I created an interactive display for the Geek is Good exhibition that was/is held in the Oxford Museum of the History of Science from May-September 2014.
The exhibit is an interactive photo gallery that allows a visitor to snap their portrait and have it translated into a pixellated ‘geek’ portrait. The system uses a Raspberry Pi with a camera board and a giant illuminated red pushbutton.
How it Works
When the application first starts up, it loads the last few images that were captured (or if they aren’t to be found, some of famous computer scientists/entrepreneurs) and displays them on the screen. When a user presses the giant pushbutton, the screen is replaced with a preview of the view from the camera overlaid with a countdown timer. When the countdown gets to 0, the screen flashes white and the camera grabs an image. The code then searches for faces in the image, and crops it to fit. This sub-image is then pixellated and added to the gallery. The last 12 images that were captured are shown on-screen at any one time.
The code is written in Python and is available on github, and makes use of pygame, pigpiod, OpenCV, and the Python Imaging Library.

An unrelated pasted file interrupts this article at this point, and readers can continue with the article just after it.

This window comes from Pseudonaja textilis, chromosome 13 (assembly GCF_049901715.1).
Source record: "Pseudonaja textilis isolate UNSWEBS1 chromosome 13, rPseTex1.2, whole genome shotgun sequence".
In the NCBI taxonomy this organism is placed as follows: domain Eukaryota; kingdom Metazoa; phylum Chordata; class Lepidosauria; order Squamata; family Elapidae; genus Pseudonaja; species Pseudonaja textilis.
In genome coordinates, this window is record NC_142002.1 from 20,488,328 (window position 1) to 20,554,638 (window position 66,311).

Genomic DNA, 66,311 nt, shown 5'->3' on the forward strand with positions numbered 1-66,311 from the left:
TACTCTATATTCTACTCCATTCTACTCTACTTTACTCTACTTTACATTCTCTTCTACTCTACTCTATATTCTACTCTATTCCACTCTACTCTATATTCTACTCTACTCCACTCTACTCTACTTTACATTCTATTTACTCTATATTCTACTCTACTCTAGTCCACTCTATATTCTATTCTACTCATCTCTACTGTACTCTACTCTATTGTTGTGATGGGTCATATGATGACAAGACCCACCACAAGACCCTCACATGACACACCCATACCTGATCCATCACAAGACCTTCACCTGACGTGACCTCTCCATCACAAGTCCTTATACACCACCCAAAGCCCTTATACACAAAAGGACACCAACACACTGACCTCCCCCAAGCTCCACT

The enclosure was created by the museum staff and is a wooden box with the Raspberry Pi, Monitor and pushbutton mounted within it. The push button is connected between GPIO24 (pin 20) and ground (pin18) and is a normally open variant. The GPIO generates an interrupt when it detects that the button has been pressed, which triggers a callback within the software. The callback puts an event on the pygame event queue that causes the system to take a photo. I flush the queue regularly whilst the software’s capturing a picture so that the contact bounce in the switch and eager visitors don’t overwhelm it.